U.S. Women’s Single Sculler Gevvie Stone Qualifies for London
May 23, 2012
LUZERN, Switzerland – Women’s single sculler Genevra “Gevvie” Stone earned Olympic qualification Wednesday, capping off the United States’ performance in Lucerne, Switzerland at the 2012 Final Olympic Qualification Regatta.
With four qualifying spots up for grabs in the event, Stone finished third to punch her ticket to London and the 2012 Olympic Games, pending final approval by the United States Olympic Committee. The U.S. men’s eight, lightweight four and women’s double sculls earned Olympic qualification on Tuesday.
“It feels awesome,” said Stone, a Newton, Mass. native and Princeton University alum. “I’ve dreamt about this for so long. I had a good race out there today. (There were) some really tough competitors, and I’m psyched.”
With calm winds and flat water for the final, it was Denmark’s Fie Udby Erichsen that crossed the 500-meter mark first, followed closely by Australia’s Kim Crow. Stone was fifth off the line and pushed her way through Estonia and Ireland in the second 500 meters for the third-place position, keeping her rate at a solid 33 strokes per minute.
Crow won in a 7:38.79 for Australia, followed by Erichsen with a time of 7:41.45 and Stone in 7:44.91. Ireland’s Sanita Puspure grabbed the fourth and final qualifying spot in 7:48.07, beating out former University of California rower Iva Obradovic of Serbia.
“It’s been a long two years in the single, after not making the team in New Zealand (in 2010),” said Stone, who finished 11th at the 2011 World Rowing Championships on Lake Bled last summer.
“Every day has been, how do I get faster, and how do I make that boat move. Right now, I’m going to put in some more 2ks, racing in the world cup this weekend. I have to get faster every day, and prove to the USA what I can do in London.” Click here for full interview.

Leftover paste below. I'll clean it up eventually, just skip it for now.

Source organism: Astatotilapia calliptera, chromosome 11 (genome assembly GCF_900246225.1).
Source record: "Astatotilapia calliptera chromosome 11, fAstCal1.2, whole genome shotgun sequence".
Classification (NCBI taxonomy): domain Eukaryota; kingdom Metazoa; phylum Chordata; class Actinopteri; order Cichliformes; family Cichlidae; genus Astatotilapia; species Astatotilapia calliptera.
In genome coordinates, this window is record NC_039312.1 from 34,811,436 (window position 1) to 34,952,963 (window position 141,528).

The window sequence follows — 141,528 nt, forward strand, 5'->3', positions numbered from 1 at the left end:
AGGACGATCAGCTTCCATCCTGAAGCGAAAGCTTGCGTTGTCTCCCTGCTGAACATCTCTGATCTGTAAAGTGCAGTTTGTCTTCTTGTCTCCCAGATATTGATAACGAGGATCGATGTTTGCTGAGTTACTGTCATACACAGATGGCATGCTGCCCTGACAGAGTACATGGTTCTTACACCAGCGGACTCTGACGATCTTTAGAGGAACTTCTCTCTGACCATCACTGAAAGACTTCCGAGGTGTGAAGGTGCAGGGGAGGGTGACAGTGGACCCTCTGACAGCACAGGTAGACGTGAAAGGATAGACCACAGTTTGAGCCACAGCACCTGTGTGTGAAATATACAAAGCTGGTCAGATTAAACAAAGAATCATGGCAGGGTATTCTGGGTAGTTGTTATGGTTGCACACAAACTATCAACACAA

LIGHTWEIGHT MEN’S DOUBLE SCULLS
In the lightweight men’s double sculls, Will Daly (Vail, Colo.) and Andrew Campbell (New Canaan, Conn.) fell just short of qualifying for the 2012 Olympic Games. The U.S. was in the second-place position through the body of the race, but could not hold off the charge of Australia’s Roderick Chisholm and Thomas Gibson, both returning Beijing Olympians.
Hungary’s 2005 world champions Zsolt Hirling and Tamas Varga won the race in 6:26.75, with Australia second in 6:28.21. The United States posted a time of 6:29.70 in third.
Campbell, who was awarded the 2011 USRowing Man of the Year Award, finished fourth in the lightweight single at the 2011 World Rowing Championships and took bronze in the event in the 2011 World Rowing Under 23 Championships. Daly, a seven-time national team member and Beijing Olympian, was in the lightweight four that finished 13th on Lake Bled last summer.
MEN’S DOUBLE SCULLS
Warren Anderson (Paso Robles, Calif.) and Sam Stitt (McLean Va.) also missed out on Olympic qualification, finishing fourth in the final of the men’s double sculls. The U.S. needed a second place finish or better in order to qualify for London.
Just 0.86 seconds separated the top three crews, with Italy and Ukraine holding off Azerbaijan’s strong sprint for the first and second-place slots. Italy won the race in 6:27.13, followed by Ukraine’s 6:27.46. Azerbaijan crossed with a 6:27.99.
Anderson and Stitt were in sixth place over the first 1,000 meters, but pushed through to fifth, and then fourth in the final stretch, posting a time of 6:33.54. Stitt finished fifth at the 2008 Olympic Games in the men’s quadruple sculls. Anderson, a Beijing alternate, finished second in the single at NSR I and won the double with Stitt at NSR II.
U.S. Results for Wednesday, May 23, 2012
Men’s Double Sculls Final
1. Italy, 6:27.13; 2. Ukraine, 6:27.46; 3. Azerbaijan, 6:27.99; 4. United States, 6:33.54; 5. China, 6:36.04; 6. Latvia, 6:40.69.
Women’s Single Sculls Final
1. Australia, 7:38.79; 2. Denmark, 7:41.45; 3. United States, 7:44.91; 4. Ireland, 7:48.07; 5. Serbia, 7:52.68; 6. Estonia, 7:57.33.
Lightweight Men’s Double Sculls Final
1. Hungary, 6:26.75; 2. Australia, 6:28.21; 3. United States, 6:29.70; 4. Bulgaria, 6:36.23; 5. Austria, 6:36.64; 6. Switzerland, 6:37.74.
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